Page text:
Historian asks '˜are we going to lose Culloden?'

A historian is due in the Highlands this week to discuss whether the future of Culloden battlefield is at risk.

Dr Christopher Duffy will deliver his talk - Are we going to lose Culloden? - at the battlefield centre near Inverness on Thursday.

Dr Duffy has been invited to speak by National Trust for Scotland following recent controversy over a new housing development due to be built at Viewhill Farm on the north east fringe of the battlefield.

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The memorial cairn at Culloden Battlefield. PIC: Herbert Frank/Creative Commons/Flickr.

Sixteen houses will be built on the land which sits around half-a-mile from the core battlefield across the B9006.

The area around Viewhill Farm witnessed heavy casualties in the latter stages of the battle on April 16, 1746 and is likely to have become a war grave, Dr Duffy said.

Dr Duffy said he would be speaking “without inhibition” at Culloden.

The memorial cairn at Culloden Battlefield. PIC: Herbert Frank/Creative Commons/Flickr.

He believes the original decision to approve the plans, taken by the Scottish Government planning reporter in 2014, was based on incorrect information about the geography of the battle.

Historic Scotland, now known as Historic Environment Scotland, did not object to the plans.

Dr Duffy said that historians had no way to contribute to the planning process regarding historic sites.

He said: “As the sole Statutory Consultee, HES is the only voice to be heard when planning issues touch on historical sites.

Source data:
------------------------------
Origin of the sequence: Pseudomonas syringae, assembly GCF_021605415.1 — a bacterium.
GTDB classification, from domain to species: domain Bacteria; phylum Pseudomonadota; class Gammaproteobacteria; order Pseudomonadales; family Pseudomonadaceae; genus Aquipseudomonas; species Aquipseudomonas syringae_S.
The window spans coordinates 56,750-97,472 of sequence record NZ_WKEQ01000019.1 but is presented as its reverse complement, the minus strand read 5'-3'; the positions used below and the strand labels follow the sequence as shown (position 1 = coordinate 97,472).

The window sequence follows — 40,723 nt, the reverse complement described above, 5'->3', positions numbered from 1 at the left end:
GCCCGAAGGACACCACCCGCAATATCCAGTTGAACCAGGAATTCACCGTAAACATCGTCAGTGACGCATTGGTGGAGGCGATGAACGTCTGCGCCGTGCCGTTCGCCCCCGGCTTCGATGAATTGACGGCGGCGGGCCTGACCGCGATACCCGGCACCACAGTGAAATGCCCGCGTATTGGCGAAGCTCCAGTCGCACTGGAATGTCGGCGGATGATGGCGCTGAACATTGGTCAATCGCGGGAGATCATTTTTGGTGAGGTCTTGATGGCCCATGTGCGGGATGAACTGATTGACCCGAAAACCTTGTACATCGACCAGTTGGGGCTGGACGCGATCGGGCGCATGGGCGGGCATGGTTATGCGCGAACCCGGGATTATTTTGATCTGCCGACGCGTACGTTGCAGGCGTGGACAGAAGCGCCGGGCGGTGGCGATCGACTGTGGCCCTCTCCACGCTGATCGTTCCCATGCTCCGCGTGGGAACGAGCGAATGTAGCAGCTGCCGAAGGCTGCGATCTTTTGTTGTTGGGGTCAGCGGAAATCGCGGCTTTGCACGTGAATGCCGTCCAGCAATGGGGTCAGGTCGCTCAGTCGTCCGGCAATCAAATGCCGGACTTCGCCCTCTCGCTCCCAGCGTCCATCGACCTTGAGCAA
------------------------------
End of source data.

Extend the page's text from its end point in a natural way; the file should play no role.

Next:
“As things stand, there is no mechanism by which the body of informed historical opinion can be brought to bear when development touches on historical sites.’

“All historians make mistakes, but they can be put right in the court of academic debate. Mistakes on the part of Historic Environment Scotland are irreparable.

“Legal protection for battlefields is in any case extremely weak, and advisory conservation zones seem to count for less and less in the face of development.’

The core Culloden battlefield, including The Graves of the Clans, the Memorial Cairn and the Well of the Dead, are all designated scheduled monuments and protected by law.

The full battlefield was split by the building of the B9006 with Viewhill Farm later included in an expanded Culloden Muir Conservation Area given its significance during the battle.

Dr Duffy earlier told The Scotsman there had been an “obsession” with the core battlefield area with the remainder of site left vulnerable as a result.

He earlier said: “We don’t want to be enemies of developers - we live in the 21st Century after all.

“Also, to have a moratorium on development on all sites were battles were fought is not realistic.

“It’s about a sense of proportion and recognising the unique importance of Culloden. What took place there has a national and international impact.

“Culloden also has a unique sense of place and offers a sense of what happened there.

“The maddening thing is that the battlefield is about 90 per cent intact. There are few battlefields where this is the case, including those of World War Two.

“To have a battlefield in Scotland that is essentially intact is absolutely remarkable.”

Dr Duffy was formerly a senior lecturer in the Department of War Studies at the Royal Military Academy Sandhurst and is now Research Professor in War in History at the Institute for the Study of War and Society at De Montfort University.

He has written several books about the 1745 Jacobite Uprising and British and European military history.

Dr Duffy will speak at the Culloden Battlefield on Thursday, April 12, at 1pm.

For more information and tickets, visit www.nts.org